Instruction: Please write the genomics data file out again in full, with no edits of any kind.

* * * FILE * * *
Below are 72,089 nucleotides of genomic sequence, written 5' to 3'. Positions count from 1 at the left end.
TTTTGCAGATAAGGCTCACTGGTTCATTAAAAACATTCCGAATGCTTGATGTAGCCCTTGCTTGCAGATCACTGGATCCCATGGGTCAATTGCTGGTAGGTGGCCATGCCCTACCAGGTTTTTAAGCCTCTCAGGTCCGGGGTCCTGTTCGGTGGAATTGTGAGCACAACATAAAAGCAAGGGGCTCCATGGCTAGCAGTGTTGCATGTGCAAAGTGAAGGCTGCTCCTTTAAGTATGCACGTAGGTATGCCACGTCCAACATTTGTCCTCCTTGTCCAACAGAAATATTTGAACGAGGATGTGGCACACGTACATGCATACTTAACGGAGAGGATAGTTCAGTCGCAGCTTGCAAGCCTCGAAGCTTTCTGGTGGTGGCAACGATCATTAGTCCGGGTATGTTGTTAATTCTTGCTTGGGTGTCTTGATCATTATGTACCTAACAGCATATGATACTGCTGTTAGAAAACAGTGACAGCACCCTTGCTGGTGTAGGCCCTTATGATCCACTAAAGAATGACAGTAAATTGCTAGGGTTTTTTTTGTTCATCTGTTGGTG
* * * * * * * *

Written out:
Below are 72,089 nucleotides of genomic sequence, written 5' to 3'. Positions count from 1 at the left end.
TTTTGCAGATAAGGCTCACTGGTTCATTAAAAACATTCCGAATGCTTGATGTAGCCCTTGCTTGCAGATCACTGGATCCCATGGGTCAATTGCTGGTAGGTGGCCATGCCCTACCAGGTTTTTAAGCCTCTCAGGTCCGGGGTCCTGTTCGGTGGAATTGTGAGCACAACATAAAAGCAAGGGGCTCCATGGCTAGCAGTGTTGCATGTGCAAAGTGAAGGCTGCTCCTTTAAGTATGCACGTAGGTATGCCACGTCCAACATTTGTCCTCCTTGTCCAACAGAAATATTTGAACGAGGATGTGGCACACGTACATGCATACTTAACGGAGAGGATAGTTCAGTCGCAGCTTGCAAGCCTCGAAGCTTTCTGGTGGTGGCAACGATCATTAGTCCGGGTATGTTGTTAATTCTTGCTTGGGTGTCTTGATCATTATGTACCTAACAGCATATGATACTGCTGTTAGAAAACAGTGACAGCACCCTTGCTGGTGTAGGCCCTTATGATCCACTAAAGAATGACAGTAAATTGCTAGGGTTTTTTTTGTTCATCTGTTGGTG